Now, it's hard to believe that there is still alcohol use in pregnancy, but there is, it's alive and well. And we have established from our previous research that health professionals have been quite reluctant to ask about alcohol use in pregnancy. They're worried about frightening or stigmatising women. They don't know what to advise, and they don't know where to refer people. They often say they don't have time and they want a structured method to ask.

Furthermore, many health professionals are unaware of the guidelines which quite clearly state that the best advice is to avoid alcohol if you're planning a pregnancy or during pregnancy.

Conversely, we know that women want to know, they want to be asked about alcohol. They want to be advised, and furthermore a high proportion of them, over 90% wanted to be told not to drink alcohol during pregnancy. They want a clear message. And I think it's up to us as health professionals to give that clear message.

We do have guidelines, and those guidelines were last revised in 2009. And they give this clear message that if you're planning a pregnancy or pregnant, the safest advice is not to drink.

One of the difficulties we have is adequately disseminating these and making sure that health professionals have the information that's contained in those. They are currently being revised. And I think it'll be very important for the NHMRC and the government to ensure that those messages get out to health professionals.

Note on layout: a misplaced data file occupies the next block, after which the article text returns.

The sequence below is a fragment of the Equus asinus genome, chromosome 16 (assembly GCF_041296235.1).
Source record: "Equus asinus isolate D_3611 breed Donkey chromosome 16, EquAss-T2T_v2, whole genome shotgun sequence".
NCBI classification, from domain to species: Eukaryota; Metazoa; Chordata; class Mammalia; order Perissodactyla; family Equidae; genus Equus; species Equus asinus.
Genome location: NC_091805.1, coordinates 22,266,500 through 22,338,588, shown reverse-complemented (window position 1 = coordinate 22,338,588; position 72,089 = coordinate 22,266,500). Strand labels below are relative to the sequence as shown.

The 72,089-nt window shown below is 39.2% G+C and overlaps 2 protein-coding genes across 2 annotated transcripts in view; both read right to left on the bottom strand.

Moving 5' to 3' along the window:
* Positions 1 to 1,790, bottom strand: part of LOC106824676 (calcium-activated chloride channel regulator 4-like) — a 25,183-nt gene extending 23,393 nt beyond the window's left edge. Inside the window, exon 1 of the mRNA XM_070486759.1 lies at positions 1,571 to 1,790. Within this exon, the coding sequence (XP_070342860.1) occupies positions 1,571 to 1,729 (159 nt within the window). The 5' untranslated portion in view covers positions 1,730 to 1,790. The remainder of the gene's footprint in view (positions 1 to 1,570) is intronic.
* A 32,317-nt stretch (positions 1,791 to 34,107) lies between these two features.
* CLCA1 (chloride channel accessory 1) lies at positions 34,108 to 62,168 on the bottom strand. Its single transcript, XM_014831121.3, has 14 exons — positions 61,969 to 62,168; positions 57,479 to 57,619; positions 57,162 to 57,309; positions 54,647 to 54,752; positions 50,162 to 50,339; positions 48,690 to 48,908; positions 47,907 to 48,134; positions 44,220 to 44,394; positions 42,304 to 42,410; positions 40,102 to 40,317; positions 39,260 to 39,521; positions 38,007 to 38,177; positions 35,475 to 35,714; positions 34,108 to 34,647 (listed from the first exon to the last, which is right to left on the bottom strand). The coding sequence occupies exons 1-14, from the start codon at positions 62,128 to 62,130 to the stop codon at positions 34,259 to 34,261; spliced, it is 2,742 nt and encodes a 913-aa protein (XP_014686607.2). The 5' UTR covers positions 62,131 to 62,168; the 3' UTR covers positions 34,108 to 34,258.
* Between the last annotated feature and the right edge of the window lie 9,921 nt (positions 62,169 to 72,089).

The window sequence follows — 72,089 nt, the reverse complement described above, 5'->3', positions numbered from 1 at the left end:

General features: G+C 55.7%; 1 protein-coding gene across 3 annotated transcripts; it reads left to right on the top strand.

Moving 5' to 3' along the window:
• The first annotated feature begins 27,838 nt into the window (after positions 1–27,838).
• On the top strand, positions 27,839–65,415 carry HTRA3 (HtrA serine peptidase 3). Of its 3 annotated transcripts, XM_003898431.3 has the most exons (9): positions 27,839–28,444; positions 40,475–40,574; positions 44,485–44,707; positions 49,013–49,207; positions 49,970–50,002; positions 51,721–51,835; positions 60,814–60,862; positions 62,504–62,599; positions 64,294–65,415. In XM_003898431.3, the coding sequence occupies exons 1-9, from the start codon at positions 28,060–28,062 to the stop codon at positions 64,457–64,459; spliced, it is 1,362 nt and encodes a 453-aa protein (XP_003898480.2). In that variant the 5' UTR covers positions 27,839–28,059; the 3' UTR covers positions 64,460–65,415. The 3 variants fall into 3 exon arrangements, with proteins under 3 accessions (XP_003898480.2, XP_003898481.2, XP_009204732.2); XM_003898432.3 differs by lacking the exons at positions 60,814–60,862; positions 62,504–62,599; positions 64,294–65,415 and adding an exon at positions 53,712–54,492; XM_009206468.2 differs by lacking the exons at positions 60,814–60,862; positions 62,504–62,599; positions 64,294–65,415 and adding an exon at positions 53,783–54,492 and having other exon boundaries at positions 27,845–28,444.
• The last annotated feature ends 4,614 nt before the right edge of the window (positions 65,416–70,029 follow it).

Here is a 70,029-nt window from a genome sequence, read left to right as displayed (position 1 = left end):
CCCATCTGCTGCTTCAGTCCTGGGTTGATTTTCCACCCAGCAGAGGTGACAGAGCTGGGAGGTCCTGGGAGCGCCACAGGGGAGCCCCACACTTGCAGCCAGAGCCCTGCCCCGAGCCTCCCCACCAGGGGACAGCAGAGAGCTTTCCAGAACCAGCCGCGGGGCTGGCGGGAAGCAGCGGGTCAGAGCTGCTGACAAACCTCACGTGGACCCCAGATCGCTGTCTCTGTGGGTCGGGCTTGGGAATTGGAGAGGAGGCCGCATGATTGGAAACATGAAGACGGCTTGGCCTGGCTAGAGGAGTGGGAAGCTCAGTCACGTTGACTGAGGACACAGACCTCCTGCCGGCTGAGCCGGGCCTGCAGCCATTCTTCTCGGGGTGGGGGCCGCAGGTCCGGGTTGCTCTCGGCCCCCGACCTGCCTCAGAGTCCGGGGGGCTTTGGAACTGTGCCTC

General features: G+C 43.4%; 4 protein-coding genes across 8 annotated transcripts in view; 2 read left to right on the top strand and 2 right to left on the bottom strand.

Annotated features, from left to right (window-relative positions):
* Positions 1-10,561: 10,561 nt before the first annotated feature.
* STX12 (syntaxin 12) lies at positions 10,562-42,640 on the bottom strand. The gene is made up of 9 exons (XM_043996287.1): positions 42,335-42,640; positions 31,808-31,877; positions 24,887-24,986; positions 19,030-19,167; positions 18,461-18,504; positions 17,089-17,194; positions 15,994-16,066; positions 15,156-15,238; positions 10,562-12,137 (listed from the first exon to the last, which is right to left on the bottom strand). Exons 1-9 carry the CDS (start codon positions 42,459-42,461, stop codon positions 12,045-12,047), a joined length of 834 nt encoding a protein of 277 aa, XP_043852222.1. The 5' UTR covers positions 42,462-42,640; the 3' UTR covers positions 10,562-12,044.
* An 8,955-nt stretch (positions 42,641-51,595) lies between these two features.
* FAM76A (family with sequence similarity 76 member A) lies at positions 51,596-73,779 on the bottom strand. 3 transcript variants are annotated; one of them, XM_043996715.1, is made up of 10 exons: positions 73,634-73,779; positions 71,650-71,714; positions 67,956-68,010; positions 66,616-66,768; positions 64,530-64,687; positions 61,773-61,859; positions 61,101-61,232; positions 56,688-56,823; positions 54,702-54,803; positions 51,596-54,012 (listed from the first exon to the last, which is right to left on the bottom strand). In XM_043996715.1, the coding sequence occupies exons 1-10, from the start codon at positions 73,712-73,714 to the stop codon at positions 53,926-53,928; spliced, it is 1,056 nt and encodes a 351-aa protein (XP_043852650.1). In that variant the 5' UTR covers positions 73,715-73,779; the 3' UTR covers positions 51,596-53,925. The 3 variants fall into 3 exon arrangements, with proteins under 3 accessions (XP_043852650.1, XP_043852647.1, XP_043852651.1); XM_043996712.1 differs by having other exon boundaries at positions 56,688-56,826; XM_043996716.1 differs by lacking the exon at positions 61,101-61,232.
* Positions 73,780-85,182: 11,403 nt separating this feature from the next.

Now, I mentioned that this- it's hard to believe that women are unaware of the harms of alcohol in pregnancy. And yet we know that Australia is a heavy drinker.

We rank 13th in the world in alcohol consumption according to the WHO, 10.4 litres of pure alcohol per annum for people over the age of 15. We know from our recent studies that between 50 and 61% of women are still drinking in pregnancy.

Now these include studies that Jane Halliday's running in Victoria, the AQUA cohort study Delyse Hutchinson's running in New South Wales and WA, the Triple B Cohort. And we know that these are just normal women presenting to antenatal clinics in New South Wales and Victoria, 60% of them are drinking in pregnancy. And although many stop once they realise they're pregnant or reduce their consumption, many have drunk at high levels or binge levels before pregnancy recognition. And this really means that we've got to get back to our primary carers and make sure that they're aware of their patient population and really intervene early.